| 03.18.2018

Taking control of service


ASB participants to have say in trip destination

While many students look forward to spring break as a chance to relax and take time off from school, some, like the participants in the Alternative Service Break Program, see it as an opportunity to help others.

The Alternative Service Break coordinators plan to change the sign up process for spring ASB trips — for the first time ever, spring ASB participants can choose their own destinations.

“It seems that the way we’re doing it thus far hasn’t necessarily been the most efficient,” said Courtney Stoker, one of three ASB coordinators. “They know themselves a lot better than we could ever know them on an application. It just takes away the possibility of putting someone on the wrong trip for them and it adds an element of speed and efficiency that we have been kind of lacking.”

Stoker said the new selection process would be on a first-come, first-served basis. The earliest opportunity to sign up for a trip will be 8 p.m.  Feb. 2 in the Vandal Ballroom of the SUB.

She said participants would have the chance to talk to trip leaders and reserve a spot on one of the trips with a $50 deposit and a state-issued ID.

Jessica Darney, another ASB coordinator, said she encourages people to sign up for a trip on Feb. 2 if they are excited about a certain location or issue.

“That’s mostly for if you know what service you want to do and you see that service, like ‘Oh, I want to work Habitat for Humanity,’ then you can go to that table instead of going somewhere and working with children. It’s kind of more tailored to what you want in your service,” Darney said.

Darney said she thinks the program has outgrown the old application process and is ready for a drastic change.

The current application process requires all three coordinators to go through the applications and decide where each person should be placed. Stoker said the decision process was challenging because of the limited number of spots available for each trip. She said they had to turn away about half of the applicants for the winter trip because there weren’t enough spots.

“You see like a really awesome application and you can see a perfect trip for this person to go on, but if that trip’s already full and you already have so many other people there, it’s really difficult,” Stoker said.

Stoker said this will still be an issue in spring, when there will be only about 72 positions available on a total of nine trips.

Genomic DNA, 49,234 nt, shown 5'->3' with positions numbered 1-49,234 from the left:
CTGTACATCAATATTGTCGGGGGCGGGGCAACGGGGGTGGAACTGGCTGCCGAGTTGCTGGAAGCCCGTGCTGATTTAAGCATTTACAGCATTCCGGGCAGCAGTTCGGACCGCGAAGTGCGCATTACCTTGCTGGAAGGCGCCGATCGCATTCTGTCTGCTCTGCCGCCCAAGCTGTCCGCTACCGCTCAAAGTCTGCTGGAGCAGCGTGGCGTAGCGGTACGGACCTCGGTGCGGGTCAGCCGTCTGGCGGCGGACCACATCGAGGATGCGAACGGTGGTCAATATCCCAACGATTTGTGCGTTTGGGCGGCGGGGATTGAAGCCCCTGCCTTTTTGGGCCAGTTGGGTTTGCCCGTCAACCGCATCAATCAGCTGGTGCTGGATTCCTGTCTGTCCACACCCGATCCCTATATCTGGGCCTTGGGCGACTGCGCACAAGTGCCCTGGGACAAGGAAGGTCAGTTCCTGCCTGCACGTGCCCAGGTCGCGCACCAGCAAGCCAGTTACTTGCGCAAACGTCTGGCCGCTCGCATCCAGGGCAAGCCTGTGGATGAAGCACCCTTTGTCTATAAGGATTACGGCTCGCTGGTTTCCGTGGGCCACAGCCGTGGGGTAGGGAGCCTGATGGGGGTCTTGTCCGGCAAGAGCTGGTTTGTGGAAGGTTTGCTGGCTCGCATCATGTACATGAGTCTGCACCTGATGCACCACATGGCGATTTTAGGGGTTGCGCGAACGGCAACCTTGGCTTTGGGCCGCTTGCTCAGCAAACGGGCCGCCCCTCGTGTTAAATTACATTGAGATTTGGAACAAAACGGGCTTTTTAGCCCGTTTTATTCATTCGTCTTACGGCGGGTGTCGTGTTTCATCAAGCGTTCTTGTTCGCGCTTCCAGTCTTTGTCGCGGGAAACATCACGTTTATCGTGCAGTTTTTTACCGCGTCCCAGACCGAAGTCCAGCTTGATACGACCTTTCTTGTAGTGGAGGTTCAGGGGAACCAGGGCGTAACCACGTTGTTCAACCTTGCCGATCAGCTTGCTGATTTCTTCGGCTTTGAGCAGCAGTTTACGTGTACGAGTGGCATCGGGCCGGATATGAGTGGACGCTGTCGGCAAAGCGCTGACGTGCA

She said the new process could also raise a new challenge since people may be inclined to sign up for a trip with people they already know. Stoker said this could lead to a less valuable experience. As the current application process attempts to diversify each group.

“In the past, we always tried to get a group of strangers together for an ASB trip — it kind of adds to group dynamic and we all think it’s really important to have an even playing field when everyone gets together,” Stoker said. “That’s one of the issues that we see possibly running into, but we’re hoping that we can find some ways around that. Maybe even just asking people ‘Don’t sign up with your friends. Honestly just pick a trip that’s good for you, and not just because your friends are doing it.'”

ASB Coordinator Brady Fuller said he became an ASB coordinator after going on an ASB trip himself. He said he thinks starting with a team of strangers is a very important part of the trip.

“We do want to focus on just service, but then there’s the learning aspect, and a huge part of the learning aspect is working with new people,” he said. “So we hope that people go in with that mindset that when they work with new people in a new place doing service they can grow as an individual, rather than being around the same people that they’re always around.”

Stoker said her favorite part of ASB trips is the variety of projects. She said while there is usually a general idea of the work and of what can happen, each trip is unique. She also emphasized the importance of the learning aspect of a service-learning project.

“Maybe on a service trip you get a community partner that doesn’t have a lot for you to do and you don’t feel like you got a lot done, but you can still have a lot of growth on the learning side, rather than just on the service side,” Stoker said. “So highlighting both sides of that kind of helps people to get more out of it and have more value in the trips.”

Daphne Jackson can be reached at arg-news@uidaho.edu

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